Santha Rama Rau
|Santha Rama Rau|
January 24, 1923|
Madras, British India (now Chennai, India)
|Died||April 21, 2009
Amenia, New York, United States
|Alma mater||Wellesley College, Wellesley, Massachusetts|
|Genre||Travel writer, novelist, playwright|
|Notable works||This is India (1953) (novel)
A Passage to India (1960) (play adaptation)
|Spouse||Faubion Bowers (1951-1966 -divorced)
Gurdon Wattles (1970-1995 - his death)
Her father, Sir Benegal Rama Rau, was an Indian diplomat and ambassador. Her mother was Dhanvanthi Rama Rau, a leader in the Indian women's rights movement who was the International President of Planned Parenthood.
As a young girl, Rama Rau lived in an India under British rule. When she was six, she accompanied her father on a political trip to England. There she was educated at St. Paul's School for Girls, and graduated in 1939. After short traveling through South Africa, she returned to India to discover a different place than she remembered. She applied to Wellesley College, Wellesley, Massachusetts, in the United States, and was the first Indian student to be accepted there. She graduated with honors in 1944. Shortly afterward, she published her first book Home to India.
When India won its independence in 1947, Rama Rau's father was appointed as his nation's first ambassador to Japan. While in Tokyo, Japan, she met her future husband, an American, Faubion Bowers. After extensive traveling through Asia and a bit of Africa and Europe, the couple settled in New York City, New York. Rama Rau became an instructor in the English faculty of Sarah Lawrence College, Bronxville, New York, in 1971, also working as a freelance writer.
Rau is the author of Home to India, East of Home, This is India, Remember the House (a novel), My Russian Journey, Gifts of Passage, The Adventuress, (a novel), View to the Southeast, and An Inheritance, as well as co-author (with Gayatri Devi) of A Princess Remembers: the memoirs of the Maharani of Jaipur.
She adapted the novel A Passage to India, with author E. M. Forster’s approval, for the theatre. The play was produced for the Oxford Playhouse, Oxford, United Kingdom, moved to the West End in London, United Kingdom, in 1960 for 261 performances, and then on to Broadway in New York City for 109 showings commencing in January 1962. It was adapted by John Maynard and directed by Waris Hussein for television by the BBC in 1965. In 1984 the play was adapted for film by director David Lean.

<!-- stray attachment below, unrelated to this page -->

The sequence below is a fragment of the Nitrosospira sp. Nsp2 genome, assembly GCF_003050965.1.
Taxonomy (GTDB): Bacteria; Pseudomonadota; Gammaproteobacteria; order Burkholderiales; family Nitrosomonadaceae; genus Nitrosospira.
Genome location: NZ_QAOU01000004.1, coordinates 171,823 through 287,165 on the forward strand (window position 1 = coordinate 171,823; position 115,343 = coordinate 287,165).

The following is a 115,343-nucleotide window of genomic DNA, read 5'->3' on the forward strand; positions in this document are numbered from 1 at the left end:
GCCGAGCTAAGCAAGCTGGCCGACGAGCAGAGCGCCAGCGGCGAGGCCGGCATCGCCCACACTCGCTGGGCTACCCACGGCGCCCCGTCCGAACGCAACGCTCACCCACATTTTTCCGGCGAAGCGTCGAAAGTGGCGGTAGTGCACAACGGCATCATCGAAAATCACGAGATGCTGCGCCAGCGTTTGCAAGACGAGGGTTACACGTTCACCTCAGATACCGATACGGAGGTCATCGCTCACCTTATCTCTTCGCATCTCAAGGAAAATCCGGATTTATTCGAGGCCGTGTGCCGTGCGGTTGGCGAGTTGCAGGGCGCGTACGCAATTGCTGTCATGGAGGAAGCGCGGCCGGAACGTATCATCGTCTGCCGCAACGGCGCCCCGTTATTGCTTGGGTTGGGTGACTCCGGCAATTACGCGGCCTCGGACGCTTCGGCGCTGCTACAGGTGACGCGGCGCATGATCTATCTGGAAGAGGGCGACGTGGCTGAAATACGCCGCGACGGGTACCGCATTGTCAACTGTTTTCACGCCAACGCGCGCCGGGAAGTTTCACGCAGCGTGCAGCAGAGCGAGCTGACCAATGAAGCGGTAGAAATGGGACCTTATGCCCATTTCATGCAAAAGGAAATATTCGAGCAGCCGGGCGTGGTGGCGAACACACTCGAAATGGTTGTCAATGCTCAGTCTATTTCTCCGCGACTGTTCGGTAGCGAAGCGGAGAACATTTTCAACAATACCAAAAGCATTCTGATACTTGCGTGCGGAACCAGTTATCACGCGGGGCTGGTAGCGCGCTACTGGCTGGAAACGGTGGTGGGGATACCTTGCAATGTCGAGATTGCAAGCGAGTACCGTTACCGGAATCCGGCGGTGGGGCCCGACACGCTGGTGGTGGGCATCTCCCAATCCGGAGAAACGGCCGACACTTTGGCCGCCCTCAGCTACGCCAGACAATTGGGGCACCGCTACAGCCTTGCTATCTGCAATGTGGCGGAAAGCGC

Her short story, "By Any Other Name", is one of the essays in Gifts of Passage. It is in the Norton Anthology of English Literature and is widely studied.
She married Faubion Bowers in 1951 and had one son, Jai Peter Bowers in 1952. The couple divorced in 1966. In 1970, Rama Rau married Gurdon B. Wattles, and had no children. Faubion Bowers died in November 1999 and is survived by his son, Jai. Jai is currently living in Scottsdale, Arizona, with his wife, Deborah Bowers, and has a daughter, Whitney Bowers. Jai also has two stepchildren, Morgan and Ross Mandeville.
Rau wrote a short memoir called "By Any Other Name", as mentioned above. She, 5 and a half, and her 8-year-old sister Premila briefly attended an Anglo-Indian School where the teacher anglicized their names. Santha's name was changed to Cynthia and her sister's was changed to Pamela. The condescending environment in which they worked and played was not fit. When confronted with the additional indignity of being told by the teacher that "Indians cheat", her older sister came immediately to her little sister's classroom and they walked home, never to return to that school. They then played and ate in the comfort of their own home without fear of what others would think of them.
- Weber, Bruce (April 24, 2009). "Santha Rama Rau, Who Wrote of India’s Landscape and Psyche, Dies at 86". The New York Times. Retrieved April 27, 2009.
- The postcolonial careers of Santha Rama Rau. Duke University Press. Retrieved 2007-03-25. "Here Rama Rau details how her mother's ancestors had fled Muslim invaders three hundred years ago ("to settle inappropriately enough, in another Muslim stronghold, Allahabad"). Despite being migrants-and, of course, because of it-the women of the family preserved Kashmiri customs such as brewing green tea, cooking in ghee as opposed to oil, and preferring a variety of breads to rice. In all of this, their fierce sense of origins, their strong feeling for the "Kashmiri Brahmin" community," remained undiminished even though they were exiled in uncomprehending, if not hostile territory."